Islamic marriage like customary marriage is a polygamous one which allows the man to take up to four wives if he desires. It possesses most of the features of customary law marriage already discussed. The principal requirements of a valid Islamic law marriage are:
The parties to Islamic law marriage must freely consent to the union. However, under the Maliki School of Islamic Law, a father has the right to conclude a marriage on behalf of his infant sons and virgin girls. The ceremony is called the Ijbar. The exercise of this right may be ameliorated by the fact that the child has the option to repudiate the marriage contract on the attainment of the age of puberty. However, a father loses his right of Ijbar where he allows his daughter to choose a husband from among her suitors.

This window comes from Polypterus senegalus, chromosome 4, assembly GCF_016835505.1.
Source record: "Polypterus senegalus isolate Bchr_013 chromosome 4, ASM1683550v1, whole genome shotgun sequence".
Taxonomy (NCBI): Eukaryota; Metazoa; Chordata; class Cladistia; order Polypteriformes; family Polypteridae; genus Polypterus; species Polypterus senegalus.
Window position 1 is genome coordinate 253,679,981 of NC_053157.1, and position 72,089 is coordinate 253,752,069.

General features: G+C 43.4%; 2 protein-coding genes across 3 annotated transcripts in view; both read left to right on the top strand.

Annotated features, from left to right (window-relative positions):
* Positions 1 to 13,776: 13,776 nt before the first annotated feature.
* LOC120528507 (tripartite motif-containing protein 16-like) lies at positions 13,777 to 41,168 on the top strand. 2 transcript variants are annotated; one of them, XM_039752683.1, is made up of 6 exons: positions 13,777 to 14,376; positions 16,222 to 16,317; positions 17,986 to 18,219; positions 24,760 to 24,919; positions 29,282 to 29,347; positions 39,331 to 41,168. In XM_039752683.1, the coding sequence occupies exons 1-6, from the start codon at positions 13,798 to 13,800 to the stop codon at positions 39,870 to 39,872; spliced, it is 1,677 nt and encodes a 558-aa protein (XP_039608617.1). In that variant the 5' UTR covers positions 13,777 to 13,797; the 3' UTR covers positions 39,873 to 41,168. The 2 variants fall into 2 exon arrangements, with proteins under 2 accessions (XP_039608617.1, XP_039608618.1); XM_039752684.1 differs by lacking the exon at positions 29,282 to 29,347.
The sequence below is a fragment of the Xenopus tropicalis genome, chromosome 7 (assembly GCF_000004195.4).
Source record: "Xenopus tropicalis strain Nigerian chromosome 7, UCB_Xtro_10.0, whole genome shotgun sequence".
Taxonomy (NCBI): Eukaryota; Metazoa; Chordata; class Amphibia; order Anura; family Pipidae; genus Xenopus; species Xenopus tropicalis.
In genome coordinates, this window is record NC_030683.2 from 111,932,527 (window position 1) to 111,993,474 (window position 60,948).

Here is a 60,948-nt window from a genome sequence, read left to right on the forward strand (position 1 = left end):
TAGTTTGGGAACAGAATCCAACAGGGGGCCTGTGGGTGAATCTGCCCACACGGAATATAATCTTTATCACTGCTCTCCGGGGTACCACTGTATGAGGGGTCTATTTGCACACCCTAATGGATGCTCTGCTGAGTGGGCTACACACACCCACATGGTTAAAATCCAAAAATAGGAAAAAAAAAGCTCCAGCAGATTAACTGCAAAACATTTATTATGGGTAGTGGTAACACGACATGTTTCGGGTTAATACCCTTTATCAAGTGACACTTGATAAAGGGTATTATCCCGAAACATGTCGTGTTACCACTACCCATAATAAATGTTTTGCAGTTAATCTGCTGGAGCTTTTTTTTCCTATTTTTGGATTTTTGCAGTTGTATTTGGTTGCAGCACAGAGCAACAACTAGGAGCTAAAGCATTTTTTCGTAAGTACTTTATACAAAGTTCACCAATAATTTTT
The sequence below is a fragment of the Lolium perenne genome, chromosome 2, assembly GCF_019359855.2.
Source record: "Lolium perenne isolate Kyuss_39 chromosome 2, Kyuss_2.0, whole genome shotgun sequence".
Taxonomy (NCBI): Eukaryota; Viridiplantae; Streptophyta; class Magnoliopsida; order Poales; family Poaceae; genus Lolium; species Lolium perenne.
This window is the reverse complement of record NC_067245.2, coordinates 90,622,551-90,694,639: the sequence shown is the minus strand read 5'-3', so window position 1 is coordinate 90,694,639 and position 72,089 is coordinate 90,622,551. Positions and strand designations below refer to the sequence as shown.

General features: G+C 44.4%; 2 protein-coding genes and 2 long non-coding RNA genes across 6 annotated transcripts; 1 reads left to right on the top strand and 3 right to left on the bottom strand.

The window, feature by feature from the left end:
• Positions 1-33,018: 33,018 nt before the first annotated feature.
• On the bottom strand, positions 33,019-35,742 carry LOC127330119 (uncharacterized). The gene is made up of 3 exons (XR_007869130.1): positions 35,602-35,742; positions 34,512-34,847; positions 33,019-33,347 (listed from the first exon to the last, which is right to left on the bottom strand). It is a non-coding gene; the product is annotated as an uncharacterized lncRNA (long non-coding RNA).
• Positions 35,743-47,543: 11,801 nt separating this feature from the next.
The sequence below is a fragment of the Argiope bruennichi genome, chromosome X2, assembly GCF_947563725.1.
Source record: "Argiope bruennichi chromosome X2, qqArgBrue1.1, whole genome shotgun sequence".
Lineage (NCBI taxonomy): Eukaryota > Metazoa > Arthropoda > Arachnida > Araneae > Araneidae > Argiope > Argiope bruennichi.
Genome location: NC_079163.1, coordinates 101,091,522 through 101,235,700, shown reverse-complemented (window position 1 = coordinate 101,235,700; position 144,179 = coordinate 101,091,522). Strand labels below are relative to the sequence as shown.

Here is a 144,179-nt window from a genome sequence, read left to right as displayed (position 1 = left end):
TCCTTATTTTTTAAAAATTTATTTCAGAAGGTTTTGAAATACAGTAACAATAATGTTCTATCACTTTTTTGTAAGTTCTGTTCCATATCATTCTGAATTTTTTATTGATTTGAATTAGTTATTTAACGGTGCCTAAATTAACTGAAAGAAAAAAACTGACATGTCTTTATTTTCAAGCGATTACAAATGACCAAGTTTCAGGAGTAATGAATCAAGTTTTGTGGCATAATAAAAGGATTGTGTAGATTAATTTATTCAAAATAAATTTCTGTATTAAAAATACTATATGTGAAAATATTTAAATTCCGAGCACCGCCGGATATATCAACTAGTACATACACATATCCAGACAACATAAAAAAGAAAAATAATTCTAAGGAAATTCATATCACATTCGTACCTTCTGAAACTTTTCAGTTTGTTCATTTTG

As in other systems of customary law, parental consent is necessary for the valid celebration of marriage under Islamic law.
Saduquat (Sadaki) or dower is the bride price received by the parents of the bride to be. It is the entitlement of the woman and not that of her parents, though it is paid through the parents.
The marriage needs to be solemnized by a Mallam in the presence of at least two upright Moslem witnesses.
The very foundation of every just and morally upright society is dependent upon the nature and success of the institution of marriage as reflected in that society. Though the concept and understanding of marriage may differ in different societies as is seen in Nigeria, where the law recognises three distinctly different types of marriages, it is important to note that these differences do not necessarily negate the importance and essence of marriage which is the union between a man and a woman.